Besides, the House of Representatives says it is set to hold a stakeholders conference on a new version of the Petroleum Industry Bill (PIB). The decision is predicated on the inability of the executive to forward a new version of the PIB to the National Assembly.

The summit, according to the House in a statement yesterday, will collate suggestions on the new bill that will be presented for legislation by the House.

On the ‘invitation’ to labour leaders the NLC President, Wabba told The Guardian that the meeting was a routine one and an avenue to pledge adequate security during the duration of the protest.

He said: “Yes, we were invited by the DSS. We were not the only ones that were invited to the parley. There were petroleum marketers and other stakeholders in the sector. The DSS told us that they were ready to provide security during the protest and strike. They also said they are determined that the protest and strike are not hijacked by those who may want to perpetuate mischief and other activities that are not on our agenda.”

The meeting slated for 3:00 p.m. yesterday at the office of the Secretary to the Government of the Federation (SGF), David Babachir, was postponed to around 6:00 p.m. because of the invitation to the labour leaders by the DSS, which ended around 4:00p.m.

Also, the scarcity of aviation fuel, which necessitated the cancellation of flights throughout the country yesterday, prevented some leaders getting to Abuja yesterday in time for the meeting.

Meanwhile, the Nigerian Association of Road Transport Owners (NARTO) has expressed support for the decision of the Federal Government to remove subsidy on petrol. The association said in Abuja yesterday that the deregulation of petrol would lead to product availability.

A statement by the National President of the association, Kassim Bataiya, stated that he had consulted with all national officers and zonal chairmen of the association immediately after the policy was announced and a consensus was reached in support of the policy.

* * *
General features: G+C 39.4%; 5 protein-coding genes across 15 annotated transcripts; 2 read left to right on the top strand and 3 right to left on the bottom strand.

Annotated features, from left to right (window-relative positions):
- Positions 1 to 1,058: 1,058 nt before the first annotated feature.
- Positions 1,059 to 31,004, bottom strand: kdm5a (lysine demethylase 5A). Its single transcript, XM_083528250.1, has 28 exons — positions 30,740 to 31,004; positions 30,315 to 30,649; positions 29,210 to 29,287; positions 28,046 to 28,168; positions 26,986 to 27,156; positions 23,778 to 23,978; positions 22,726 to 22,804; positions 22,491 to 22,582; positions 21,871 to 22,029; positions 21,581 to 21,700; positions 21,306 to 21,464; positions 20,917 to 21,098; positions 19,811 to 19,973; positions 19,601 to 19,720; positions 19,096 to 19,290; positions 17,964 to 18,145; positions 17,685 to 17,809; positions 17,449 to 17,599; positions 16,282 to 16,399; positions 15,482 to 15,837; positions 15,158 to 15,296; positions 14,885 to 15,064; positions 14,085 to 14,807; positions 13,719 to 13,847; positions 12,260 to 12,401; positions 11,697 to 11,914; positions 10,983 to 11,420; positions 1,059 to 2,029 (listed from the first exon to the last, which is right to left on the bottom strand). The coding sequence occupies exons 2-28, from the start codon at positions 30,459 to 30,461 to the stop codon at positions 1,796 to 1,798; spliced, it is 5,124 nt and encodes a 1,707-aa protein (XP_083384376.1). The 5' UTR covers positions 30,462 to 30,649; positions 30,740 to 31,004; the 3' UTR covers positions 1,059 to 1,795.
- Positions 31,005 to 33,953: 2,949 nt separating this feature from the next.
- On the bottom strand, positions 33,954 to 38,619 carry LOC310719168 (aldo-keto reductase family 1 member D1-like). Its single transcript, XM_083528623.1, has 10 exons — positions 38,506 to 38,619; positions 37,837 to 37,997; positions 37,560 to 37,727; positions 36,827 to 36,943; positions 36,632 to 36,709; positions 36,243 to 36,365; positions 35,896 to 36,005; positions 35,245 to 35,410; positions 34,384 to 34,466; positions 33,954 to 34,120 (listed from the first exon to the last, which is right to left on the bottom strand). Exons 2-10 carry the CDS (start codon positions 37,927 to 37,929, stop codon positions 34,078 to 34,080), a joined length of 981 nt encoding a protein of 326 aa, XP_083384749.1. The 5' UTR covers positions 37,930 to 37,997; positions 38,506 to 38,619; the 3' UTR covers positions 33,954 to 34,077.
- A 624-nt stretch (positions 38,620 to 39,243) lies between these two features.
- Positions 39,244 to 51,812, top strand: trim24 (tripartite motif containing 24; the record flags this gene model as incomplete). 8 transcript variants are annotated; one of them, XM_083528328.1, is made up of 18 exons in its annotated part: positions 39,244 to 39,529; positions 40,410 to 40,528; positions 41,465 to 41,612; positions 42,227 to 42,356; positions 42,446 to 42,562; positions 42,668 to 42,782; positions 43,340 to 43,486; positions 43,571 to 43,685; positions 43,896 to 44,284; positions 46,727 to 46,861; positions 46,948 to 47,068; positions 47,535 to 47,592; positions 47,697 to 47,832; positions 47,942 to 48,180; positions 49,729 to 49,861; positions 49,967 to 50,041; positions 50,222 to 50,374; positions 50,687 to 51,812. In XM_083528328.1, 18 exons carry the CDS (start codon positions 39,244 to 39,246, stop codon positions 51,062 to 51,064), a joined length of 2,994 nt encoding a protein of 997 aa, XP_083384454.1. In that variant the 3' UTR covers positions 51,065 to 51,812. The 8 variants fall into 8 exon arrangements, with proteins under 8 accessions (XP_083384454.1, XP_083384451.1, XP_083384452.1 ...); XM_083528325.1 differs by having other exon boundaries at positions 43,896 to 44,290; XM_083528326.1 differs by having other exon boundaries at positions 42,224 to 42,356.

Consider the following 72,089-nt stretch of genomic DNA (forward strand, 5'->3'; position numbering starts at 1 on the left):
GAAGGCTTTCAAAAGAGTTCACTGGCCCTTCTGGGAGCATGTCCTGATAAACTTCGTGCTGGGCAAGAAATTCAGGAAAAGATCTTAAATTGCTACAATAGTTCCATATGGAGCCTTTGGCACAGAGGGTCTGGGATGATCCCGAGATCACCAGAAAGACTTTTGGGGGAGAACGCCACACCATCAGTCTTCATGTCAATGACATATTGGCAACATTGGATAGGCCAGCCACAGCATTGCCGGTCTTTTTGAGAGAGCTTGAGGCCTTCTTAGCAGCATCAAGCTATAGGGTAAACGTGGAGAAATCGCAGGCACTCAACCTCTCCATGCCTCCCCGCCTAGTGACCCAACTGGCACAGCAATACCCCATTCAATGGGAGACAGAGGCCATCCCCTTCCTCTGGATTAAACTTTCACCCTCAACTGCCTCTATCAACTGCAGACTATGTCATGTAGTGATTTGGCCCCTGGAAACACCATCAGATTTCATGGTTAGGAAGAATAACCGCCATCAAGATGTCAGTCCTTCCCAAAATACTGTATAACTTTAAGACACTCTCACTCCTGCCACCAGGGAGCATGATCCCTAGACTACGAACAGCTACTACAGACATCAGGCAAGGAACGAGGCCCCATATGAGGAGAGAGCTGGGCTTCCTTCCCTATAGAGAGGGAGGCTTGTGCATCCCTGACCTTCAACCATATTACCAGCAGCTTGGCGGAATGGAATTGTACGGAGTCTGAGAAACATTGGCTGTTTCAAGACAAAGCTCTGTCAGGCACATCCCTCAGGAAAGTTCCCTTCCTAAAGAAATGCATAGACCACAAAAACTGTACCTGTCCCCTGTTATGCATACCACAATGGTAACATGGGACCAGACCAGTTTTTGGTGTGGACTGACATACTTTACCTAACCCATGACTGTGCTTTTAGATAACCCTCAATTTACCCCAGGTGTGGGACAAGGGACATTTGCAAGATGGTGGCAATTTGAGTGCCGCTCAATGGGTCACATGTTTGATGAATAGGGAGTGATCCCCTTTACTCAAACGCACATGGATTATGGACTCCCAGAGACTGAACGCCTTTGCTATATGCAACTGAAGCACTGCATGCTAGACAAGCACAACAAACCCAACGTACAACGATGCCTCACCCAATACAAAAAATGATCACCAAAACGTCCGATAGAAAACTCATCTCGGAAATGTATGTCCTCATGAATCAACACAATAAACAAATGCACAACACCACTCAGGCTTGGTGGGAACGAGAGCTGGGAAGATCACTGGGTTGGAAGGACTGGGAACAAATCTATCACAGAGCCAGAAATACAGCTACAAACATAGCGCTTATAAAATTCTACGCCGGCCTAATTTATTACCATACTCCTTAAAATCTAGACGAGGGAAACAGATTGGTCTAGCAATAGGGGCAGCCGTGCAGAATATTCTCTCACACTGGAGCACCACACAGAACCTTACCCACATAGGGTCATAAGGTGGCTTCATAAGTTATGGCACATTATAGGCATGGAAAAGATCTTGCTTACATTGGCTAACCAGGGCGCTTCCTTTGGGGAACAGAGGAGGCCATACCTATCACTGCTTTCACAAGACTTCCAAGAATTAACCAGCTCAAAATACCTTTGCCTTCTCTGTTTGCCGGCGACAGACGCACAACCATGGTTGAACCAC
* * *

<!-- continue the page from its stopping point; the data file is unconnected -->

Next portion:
The summit, according to the House in a statement yesterday, will collate suggestions on the new bill that will be presented for legislation by the House.

Dogara had early this year announced that the chamber was drafting its own version of the bill as a result of failure by the executive to forward its proposed version of the law.

Consequently, the House, in furtherance of its commitment to ensure the passage of an appropriate legal framework for the management and development of the petroleum industry has proposed a National Stakeholders Workshop on Petroleum Industry Reform, scheduled to hold from 13 to 15, June 2016, at the International Conference Centre, Abuja.

The primary objective of this workshop, according to the statement is to bring all stakeholders in the industry together to afford them the opportunity of discussing relevant issues pertaining to the reform of the petroleum industry and contributing to the development of an appropriate legal framework for petroleum industry reform.

It is expected that the deliberations at the workshop will enhance the quality of any bill that will in due course be considered by the House, and enhance the quality of debate thereto and hopefully facilitate its smooth passage.

‘’For the facilitators, participants, and the Nigerian public and particularly, members of the National Assembly, the workshop provides a unique opportunity to learn more about the Nigerian petroleum industry, how it works, why reform has failed in the past, and why it must not fail this time”, the statement noted.